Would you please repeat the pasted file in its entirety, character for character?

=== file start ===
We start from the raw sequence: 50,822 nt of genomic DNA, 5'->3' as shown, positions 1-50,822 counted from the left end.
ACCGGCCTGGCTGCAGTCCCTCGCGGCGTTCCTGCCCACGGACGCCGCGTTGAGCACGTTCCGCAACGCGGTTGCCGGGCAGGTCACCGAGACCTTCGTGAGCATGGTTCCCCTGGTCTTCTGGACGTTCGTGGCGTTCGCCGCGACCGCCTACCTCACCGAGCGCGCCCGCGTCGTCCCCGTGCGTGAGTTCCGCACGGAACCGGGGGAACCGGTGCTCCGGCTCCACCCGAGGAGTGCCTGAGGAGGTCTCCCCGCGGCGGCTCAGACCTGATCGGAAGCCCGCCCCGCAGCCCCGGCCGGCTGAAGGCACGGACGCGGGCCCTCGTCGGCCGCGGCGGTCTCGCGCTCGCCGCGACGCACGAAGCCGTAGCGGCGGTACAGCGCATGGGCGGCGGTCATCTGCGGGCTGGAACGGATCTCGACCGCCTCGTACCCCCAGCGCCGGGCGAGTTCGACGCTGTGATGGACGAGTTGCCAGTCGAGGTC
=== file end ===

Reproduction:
We start from the raw sequence: 50,822 nt of genomic DNA, 5'->3' as shown, positions 1-50,822 counted from the left end.
ACCGGCCTGGCTGCAGTCCCTCGCGGCGTTCCTGCCCACGGACGCCGCGTTGAGCACGTTCCGCAACGCGGTTGCCGGGCAGGTCACCGAGACCTTCGTGAGCATGGTTCCCCTGGTCTTCTGGACGTTCGTGGCGTTCGCCGCGACCGCCTACCTCACCGAGCGCGCCCGCGTCGTCCCCGTGCGTGAGTTCCGCACGGAACCGGGGGAACCGGTGCTCCGGCTCCACCCGAGGAGTGCCTGAGGAGGTCTCCCCGCGGCGGCTCAGACCTGATCGGAAGCCCGCCCCGCAGCCCCGGCCGGCTGAAGGCACGGACGCGGGCCCTCGTCGGCCGCGGCGGTCTCGCGCTCGCCGCGACGCACGAAGCCGTAGCGGCGGTACAGCGCATGGGCGGCGGTCATCTGCGGGCTGGAACGGATCTCGACCGCCTCGTACCCCCAGCGCCGGGCGAGTTCGACGCTGTGATGGACGAGTTGCCAGTCGAGGTC